[May 6th] -- Man, did that feel good or what? After two very discomforting losses to the very bad Florida Marlins, the Nationals regrouped on Friday and beat the even worse Pittsburgh Pirates, 6-0. But forget for a moment how bad the Pirates are, wins are coming very infrequently these days; lets savor the winning aroma for as long as we can.

Zach Day pitched the way that team officials believed he could since his early days with the franchise. In seven shutout innings, Day allowed only four hits and one walk while striking out five; his record is now 2-3. But was Day that good or the Pirates that bad? The Pirates came into Friday's game with a team batting average of only .235 and a very "blah" .300 on-base percentage. To be fair, I guess, he had four very solid innings against the Cardinals in his last start, so he's pitched well in eleven of his twelve innings pitched with the Nationals. Perhaps he was as lucky on Friday as he was unlucky last Sunday in St. Louis. Day, a sinker-ball pitcher, was consistently up in the strike zone, and had a much higher than usual number of fly ball outs. Maybe things evened out just a bit.

Nick Johnson isn't quite the streak hitter that Frank Howard was, but he's close. After leading the league in batting average in St. Louis with a .370 average, Nick went oh-for-the week (or so it seemed) as his average dropped to a low of .311 yesterday. Johnson rebounded Friday with a 2-2, two home run night, with four RBI's and two walks. As Johnson goes, so goes the Nationals. It was on Johnson's back that the Nationals broke out to a 50-31 record last season. Missing many games the second half, and playing only adequately when he did play, the Nats limped home with a 30-51 record.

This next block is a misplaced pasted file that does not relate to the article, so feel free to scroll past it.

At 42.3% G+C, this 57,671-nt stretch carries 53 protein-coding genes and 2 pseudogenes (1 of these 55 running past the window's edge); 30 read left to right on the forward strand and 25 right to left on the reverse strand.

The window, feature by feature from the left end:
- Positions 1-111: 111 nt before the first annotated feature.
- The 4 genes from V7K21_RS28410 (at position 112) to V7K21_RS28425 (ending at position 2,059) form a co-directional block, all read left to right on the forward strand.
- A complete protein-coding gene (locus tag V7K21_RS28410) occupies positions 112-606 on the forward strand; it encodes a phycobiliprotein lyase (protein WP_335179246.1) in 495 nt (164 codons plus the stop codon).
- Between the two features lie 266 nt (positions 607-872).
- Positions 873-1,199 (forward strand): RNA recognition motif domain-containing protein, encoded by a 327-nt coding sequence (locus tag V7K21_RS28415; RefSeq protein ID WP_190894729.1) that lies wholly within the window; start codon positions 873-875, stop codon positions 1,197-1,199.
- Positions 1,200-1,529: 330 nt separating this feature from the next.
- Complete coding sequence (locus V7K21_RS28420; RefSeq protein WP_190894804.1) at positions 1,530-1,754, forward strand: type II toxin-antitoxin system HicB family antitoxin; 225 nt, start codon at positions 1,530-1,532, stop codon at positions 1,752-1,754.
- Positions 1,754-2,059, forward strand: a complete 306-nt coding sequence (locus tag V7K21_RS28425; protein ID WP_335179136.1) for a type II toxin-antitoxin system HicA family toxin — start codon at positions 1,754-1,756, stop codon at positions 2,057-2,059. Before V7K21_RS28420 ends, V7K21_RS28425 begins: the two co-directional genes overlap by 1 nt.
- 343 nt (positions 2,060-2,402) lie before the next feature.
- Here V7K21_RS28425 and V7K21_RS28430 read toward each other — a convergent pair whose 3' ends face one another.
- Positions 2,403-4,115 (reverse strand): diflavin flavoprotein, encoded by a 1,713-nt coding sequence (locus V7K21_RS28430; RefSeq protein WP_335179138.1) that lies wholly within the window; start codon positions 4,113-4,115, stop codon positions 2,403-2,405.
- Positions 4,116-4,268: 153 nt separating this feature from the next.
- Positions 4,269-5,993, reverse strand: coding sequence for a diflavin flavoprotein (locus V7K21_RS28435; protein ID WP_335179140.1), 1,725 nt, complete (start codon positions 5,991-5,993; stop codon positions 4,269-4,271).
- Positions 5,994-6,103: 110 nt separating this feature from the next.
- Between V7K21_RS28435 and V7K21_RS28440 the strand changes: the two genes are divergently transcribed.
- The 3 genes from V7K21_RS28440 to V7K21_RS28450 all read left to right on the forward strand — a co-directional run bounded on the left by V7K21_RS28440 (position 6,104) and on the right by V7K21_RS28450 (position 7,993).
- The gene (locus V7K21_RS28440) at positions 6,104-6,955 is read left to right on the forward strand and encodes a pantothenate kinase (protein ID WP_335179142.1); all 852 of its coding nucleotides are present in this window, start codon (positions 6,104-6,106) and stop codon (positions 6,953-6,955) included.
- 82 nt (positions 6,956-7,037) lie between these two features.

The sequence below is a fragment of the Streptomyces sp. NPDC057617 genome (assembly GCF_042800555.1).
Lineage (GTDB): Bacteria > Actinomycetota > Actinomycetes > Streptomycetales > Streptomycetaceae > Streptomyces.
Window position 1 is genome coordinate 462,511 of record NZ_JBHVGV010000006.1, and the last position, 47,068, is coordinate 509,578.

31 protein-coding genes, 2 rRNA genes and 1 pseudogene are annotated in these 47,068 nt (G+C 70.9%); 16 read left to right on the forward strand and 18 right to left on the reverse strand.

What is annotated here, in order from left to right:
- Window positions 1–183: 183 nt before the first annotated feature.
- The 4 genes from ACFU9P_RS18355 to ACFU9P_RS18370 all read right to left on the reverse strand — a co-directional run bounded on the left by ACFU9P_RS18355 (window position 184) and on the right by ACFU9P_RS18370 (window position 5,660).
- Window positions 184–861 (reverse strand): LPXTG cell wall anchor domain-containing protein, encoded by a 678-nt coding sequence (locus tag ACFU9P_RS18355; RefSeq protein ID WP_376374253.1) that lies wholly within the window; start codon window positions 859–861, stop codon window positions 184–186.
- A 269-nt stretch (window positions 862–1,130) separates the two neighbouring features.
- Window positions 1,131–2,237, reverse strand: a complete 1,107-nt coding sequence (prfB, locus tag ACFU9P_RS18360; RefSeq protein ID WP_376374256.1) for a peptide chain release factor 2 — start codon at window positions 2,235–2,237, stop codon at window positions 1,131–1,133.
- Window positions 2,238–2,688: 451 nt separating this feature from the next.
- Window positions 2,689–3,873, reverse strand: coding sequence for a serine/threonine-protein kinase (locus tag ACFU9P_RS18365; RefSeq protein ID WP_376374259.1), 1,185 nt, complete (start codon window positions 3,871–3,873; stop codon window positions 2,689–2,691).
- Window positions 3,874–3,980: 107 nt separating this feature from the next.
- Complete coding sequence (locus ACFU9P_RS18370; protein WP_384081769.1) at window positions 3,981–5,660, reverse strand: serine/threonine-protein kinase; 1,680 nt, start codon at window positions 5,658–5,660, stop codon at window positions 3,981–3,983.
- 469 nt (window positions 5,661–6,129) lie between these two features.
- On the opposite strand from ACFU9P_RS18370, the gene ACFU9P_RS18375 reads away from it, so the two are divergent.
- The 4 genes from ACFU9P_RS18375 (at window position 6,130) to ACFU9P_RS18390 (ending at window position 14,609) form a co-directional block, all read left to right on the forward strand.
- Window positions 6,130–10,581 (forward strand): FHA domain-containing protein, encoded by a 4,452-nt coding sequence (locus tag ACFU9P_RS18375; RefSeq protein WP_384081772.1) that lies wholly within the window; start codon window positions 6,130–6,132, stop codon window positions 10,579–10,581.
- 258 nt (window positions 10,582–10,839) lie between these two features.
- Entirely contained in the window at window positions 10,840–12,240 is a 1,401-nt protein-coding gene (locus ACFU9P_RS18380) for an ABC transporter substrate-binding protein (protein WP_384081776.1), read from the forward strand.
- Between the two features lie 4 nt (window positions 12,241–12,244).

Jose Vidro rejoined the living as well, going 3-4 and raising his batting average to .346. The only other National to get a hit was Ryan Zimmerman, who went 1-4. That's it; a total of six hits in a 6-0 win.

The Nats have a great opportunity to "get well" against the Pirates this weekend. That said, they should have gotten well against the Marlins -- an opportunity they blew. Big time. Ramon Ortiz goes up against Victor Santos on Saturday, a guy pitching about as poorly as Ortiz.

The game wasn't an "indicator," a "beginning," or even a "sign." It was a win against a bad team. No more, no less. If the Nats sweep the Pirates, then the weekend will be all of those things, and more.

One game at a time. That's how we got into this mess, that's how we'll get out of it.



[May 5th] -- Cristian Guzman trotted out towards RFK's infield knowing that today would be a "make or break" day for him. After spending the first six weeks of the season rehabbing his shoulder's "slap tear," he was going to test it for the first time in near-game conditions. A Nationals' coach was to hit several balls deep in the hole at short; Guzman's responsibility was to make the grab, spin and throw a strike to first. Easy for a healthy shoulder, but almost impossible for a damaged one.